“Bright Illusion,” C L Moore, 1934 – Dixon, a man on the verge of death in the desert, encounters what he thinks is a mirage, only to find that the golden “egg-like” dome is really an alien consciousness. The alien (she?) immerses the man in warmth and glow (as if within a womb), extracts knowledge of his culture, then begins to communicate. It is a god in conflict with another god, the ruler of IL (French for “he”). The egg-god needs a champion to travel to IL’s realm and speak a word which will allow it to penetrate IL’s realm. But, in order to comprehend IL’s world without being driven to madness, the god must slip a “veil of illusion” over Dixon’s eyes, such that the visual riot of IL’s world will be translated into familiar analogs. When Dixon first arrives in IL’s world, he spies one of IL’s servants, a snake-like, one-eyed being that is terrible to behold; whether the beings lack sex or possess multiple sexes is not known. But the veil falls and the aliens are quickly translated into normal forms, into what the narrator calls the “arbitrary” two sexes of the human race. He encounters IL’s priestess, who appears to him to be beautiful and coquettish, and, even though he knows her female form is an illusion, claims to fall in love with her soul. Yet, he lets loose the egg-god; it enters IL’s world and is defeated. They stand in judgment by IL, who does not understand love; in fact, IL seems to mock the genuineness of their “love.” At the conclusion, Dixon and his “love” defiantly maintain that because they certainly can’t be together in life in their true forms, they should choose death, because the conditions of existence after death are unknown. IL seems either disinterested or amused and allows them to die.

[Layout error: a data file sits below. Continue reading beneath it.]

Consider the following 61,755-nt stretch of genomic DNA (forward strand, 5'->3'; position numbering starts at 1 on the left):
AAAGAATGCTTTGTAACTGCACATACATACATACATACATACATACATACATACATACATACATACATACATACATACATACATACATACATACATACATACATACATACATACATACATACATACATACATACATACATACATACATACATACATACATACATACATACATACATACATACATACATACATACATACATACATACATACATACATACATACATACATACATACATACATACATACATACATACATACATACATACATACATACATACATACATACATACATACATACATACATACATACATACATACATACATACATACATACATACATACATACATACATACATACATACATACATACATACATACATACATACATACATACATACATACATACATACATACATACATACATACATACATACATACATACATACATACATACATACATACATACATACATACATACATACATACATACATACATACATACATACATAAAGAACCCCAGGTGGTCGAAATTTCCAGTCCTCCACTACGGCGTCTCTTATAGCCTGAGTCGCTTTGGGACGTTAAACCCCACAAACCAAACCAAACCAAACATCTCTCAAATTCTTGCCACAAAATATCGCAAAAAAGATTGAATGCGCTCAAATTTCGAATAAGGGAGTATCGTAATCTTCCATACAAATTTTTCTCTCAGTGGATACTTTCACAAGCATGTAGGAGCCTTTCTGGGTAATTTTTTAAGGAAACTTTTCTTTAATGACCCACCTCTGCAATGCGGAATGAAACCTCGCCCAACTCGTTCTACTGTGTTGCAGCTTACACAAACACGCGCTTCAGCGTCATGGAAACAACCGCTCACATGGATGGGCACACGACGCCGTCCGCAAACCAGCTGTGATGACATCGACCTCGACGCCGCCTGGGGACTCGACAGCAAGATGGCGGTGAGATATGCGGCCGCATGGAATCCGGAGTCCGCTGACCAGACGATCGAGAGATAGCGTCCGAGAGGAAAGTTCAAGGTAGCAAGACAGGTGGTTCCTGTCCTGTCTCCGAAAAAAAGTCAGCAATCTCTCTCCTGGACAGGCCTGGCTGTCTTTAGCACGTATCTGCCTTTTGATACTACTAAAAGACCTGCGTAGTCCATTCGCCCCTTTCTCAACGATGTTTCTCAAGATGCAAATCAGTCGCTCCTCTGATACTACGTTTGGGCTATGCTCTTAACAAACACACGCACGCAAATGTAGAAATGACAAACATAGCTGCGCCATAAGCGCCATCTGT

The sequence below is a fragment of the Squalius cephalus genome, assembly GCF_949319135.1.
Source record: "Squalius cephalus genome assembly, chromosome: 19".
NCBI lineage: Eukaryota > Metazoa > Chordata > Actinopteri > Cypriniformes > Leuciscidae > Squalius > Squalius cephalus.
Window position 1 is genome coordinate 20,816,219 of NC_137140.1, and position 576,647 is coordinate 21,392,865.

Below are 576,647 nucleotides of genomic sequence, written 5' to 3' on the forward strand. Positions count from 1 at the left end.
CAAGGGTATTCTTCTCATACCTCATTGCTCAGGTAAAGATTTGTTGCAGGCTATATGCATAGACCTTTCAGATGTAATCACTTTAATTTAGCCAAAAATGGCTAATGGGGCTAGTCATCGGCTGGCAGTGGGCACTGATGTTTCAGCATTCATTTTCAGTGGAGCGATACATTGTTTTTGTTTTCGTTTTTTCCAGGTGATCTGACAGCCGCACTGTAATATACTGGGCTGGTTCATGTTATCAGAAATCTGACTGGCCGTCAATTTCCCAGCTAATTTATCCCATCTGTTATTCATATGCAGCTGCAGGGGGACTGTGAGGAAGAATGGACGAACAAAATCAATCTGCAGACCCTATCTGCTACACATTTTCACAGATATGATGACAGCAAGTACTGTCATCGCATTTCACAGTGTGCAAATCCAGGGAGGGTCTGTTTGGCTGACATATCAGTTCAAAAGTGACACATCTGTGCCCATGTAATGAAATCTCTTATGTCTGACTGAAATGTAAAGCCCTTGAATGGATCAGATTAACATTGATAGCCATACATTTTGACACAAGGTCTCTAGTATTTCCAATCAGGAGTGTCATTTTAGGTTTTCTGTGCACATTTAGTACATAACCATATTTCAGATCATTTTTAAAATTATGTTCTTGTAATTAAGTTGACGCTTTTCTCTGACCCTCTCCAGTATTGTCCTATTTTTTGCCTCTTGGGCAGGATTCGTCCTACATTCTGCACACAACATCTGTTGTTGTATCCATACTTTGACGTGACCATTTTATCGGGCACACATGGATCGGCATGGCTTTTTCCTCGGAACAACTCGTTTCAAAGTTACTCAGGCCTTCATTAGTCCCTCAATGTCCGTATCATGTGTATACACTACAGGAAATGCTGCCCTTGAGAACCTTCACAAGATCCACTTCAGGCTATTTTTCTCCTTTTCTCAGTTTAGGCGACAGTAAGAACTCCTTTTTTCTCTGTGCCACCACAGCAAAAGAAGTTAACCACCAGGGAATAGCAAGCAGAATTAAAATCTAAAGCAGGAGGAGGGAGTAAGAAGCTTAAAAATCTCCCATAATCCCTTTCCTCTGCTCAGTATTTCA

Comments: A fascinating short in which the veil of concepts which makes reality comprehensible and language possible is made literal. Moore has commented that this is one of her favorite stories and selected it for an author’s choice volume. She alludes ironically to “Bright Illusion,” which was her first sf story, in her last sf novel, Doomsday Morning. In Doomsday Morning, an actor who has been betrayed by his wife and co-star has given up stage to become a migrant worker. However, since his wife (Miranda) passed away, he’s been unable to reconcile her betrayal and instead sees her through the veil of memory, hopelessly idealized. As he travels to a job, he sees that the hit movie, Bright Illusion, in which he and his late wife played the romantic leads, is playing on the screen. Read in The 18 Greatest SF Stories; Women of Wonder; and The Best of C. L. Moore.
Author: Wikipedia: “Catherine Lucille Moore (January 24, 1911 – April 4, 1987) was an American science fiction and fantasy writer, as C. L. Moore. She was one of the first women to write in the genre, and paved the way for many other female writers in speculative fiction.”